[ The Real McCoy Online Home ]                                                                                                                         July 11, 2008
Safety

Precautions help prevent West Nile virus

      Members of the Fort McCoy community who want to guard against contracting the West Nile virus and other mosquito-borne diseases are advised to begin right at home.

      The two biggest steps personnel can take to reduce the risk of contracting mosquito-borne diseases are to reduce the risk of being bitten by mosquitoes, and to eliminate standing water, which can serve as breeding grounds for mosquitoes, said David Beckmann.

      Beckmann is the Fort McCoy Directorate of Public Works (DPW) Wildlife biologist.

      Personnel can reduce their risk of being bitten by mosquitoes by taking the following precautions:

  • Stay indoors at dawn, dusk, and in the early evening and wear long-sleeved shirts and long pants outdoors.

  • Apply insect repellent sparingly, according to the manufacturer's directions on the label. An effective repellent will contain 20 percent to 35 percent DEET (N, N-diethyl-meta-toluamide.)

      Fort McCoy residents and personnel training or working outside can help reduce the amount of standing water, which reduces the mosquitoes' potential breeding grounds, by:

  • Disposing of tin cans, plastic containers, ceramic pots or similar water-holding containers if not needed.

  • Emptying standing water from used or discarded tires. Turn over plastic wading pools and wheelbarrows. Change water in birdbaths and wading pools on a weekly basis.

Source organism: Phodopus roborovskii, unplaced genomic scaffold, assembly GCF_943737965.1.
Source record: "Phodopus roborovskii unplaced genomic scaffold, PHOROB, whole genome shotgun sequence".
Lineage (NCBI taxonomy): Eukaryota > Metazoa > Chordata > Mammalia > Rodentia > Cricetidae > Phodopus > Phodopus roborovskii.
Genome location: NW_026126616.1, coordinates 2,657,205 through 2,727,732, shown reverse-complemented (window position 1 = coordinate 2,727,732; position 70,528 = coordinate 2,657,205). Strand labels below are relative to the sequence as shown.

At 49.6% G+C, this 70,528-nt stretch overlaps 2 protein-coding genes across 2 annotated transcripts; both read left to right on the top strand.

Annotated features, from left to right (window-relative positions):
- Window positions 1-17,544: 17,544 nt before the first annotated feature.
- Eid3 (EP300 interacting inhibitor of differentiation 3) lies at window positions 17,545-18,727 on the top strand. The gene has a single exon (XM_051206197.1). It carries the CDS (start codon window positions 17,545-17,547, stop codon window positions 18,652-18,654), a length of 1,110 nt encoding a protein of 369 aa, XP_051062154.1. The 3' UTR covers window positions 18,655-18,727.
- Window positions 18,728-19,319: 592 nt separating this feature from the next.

• Drilling holes in the bottom of recycling containers that are outdoors.

  • Cleaning clogged roof gutters on an annual basis, particularly if the leaves from surrounding trees have a tendency to plug drains.

      West Nile virus usually has a mild effect on people who contract the virus, according to studies, but can be fatal in rare instances. The people most susceptible to the disease are the very young or very old or those who have compromised immune systems.

      Personnel are urged to take precautions to help protect themselves and others against the virus.

      Al Balliett, DPW Environmental Division chief, said Environmental Division personnel will continue to identify potential breeding sites for mosquito vectors and take measures to correct any problems before they occur.

      Installation personnel can help by reporting standing water, dead bird sightings or any large populations of mosquitoes to VT Griffin pest control employees Harley Sampson Jr. or David Olson at (608) 388-2557 or VT Griffin environmental employee Tim Gelhaus at (608) 388-4787.

 

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